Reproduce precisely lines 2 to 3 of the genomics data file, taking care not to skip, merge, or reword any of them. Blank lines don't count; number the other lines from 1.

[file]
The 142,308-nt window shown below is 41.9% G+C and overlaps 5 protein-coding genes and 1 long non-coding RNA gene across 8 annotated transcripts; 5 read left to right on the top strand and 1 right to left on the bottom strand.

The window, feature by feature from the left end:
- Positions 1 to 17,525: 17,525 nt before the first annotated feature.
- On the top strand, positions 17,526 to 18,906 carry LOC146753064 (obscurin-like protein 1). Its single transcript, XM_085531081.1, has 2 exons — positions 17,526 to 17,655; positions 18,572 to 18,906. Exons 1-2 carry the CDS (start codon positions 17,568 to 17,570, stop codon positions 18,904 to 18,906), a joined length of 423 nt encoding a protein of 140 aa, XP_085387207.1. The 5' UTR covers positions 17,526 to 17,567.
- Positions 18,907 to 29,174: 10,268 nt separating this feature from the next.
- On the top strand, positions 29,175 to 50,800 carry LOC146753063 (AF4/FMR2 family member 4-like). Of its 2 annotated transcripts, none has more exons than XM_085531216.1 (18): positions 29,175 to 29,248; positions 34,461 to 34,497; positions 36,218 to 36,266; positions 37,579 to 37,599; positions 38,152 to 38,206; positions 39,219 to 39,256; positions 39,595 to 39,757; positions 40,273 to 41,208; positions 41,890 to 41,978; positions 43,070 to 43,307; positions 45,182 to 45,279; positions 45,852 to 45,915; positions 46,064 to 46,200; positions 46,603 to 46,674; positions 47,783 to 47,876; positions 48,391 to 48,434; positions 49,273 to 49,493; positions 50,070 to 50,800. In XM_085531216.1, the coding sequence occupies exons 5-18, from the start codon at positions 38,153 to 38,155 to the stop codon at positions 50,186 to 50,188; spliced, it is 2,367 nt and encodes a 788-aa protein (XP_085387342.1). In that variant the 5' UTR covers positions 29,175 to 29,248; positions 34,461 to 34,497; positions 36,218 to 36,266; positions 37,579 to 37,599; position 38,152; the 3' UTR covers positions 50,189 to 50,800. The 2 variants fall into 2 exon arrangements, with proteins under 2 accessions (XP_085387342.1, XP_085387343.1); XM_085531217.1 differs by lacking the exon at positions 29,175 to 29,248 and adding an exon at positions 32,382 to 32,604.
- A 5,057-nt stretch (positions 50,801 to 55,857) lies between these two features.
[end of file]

The window, feature by feature from the left end:
- Positions 1 to 17,525: 17,525 nt before the first annotated feature.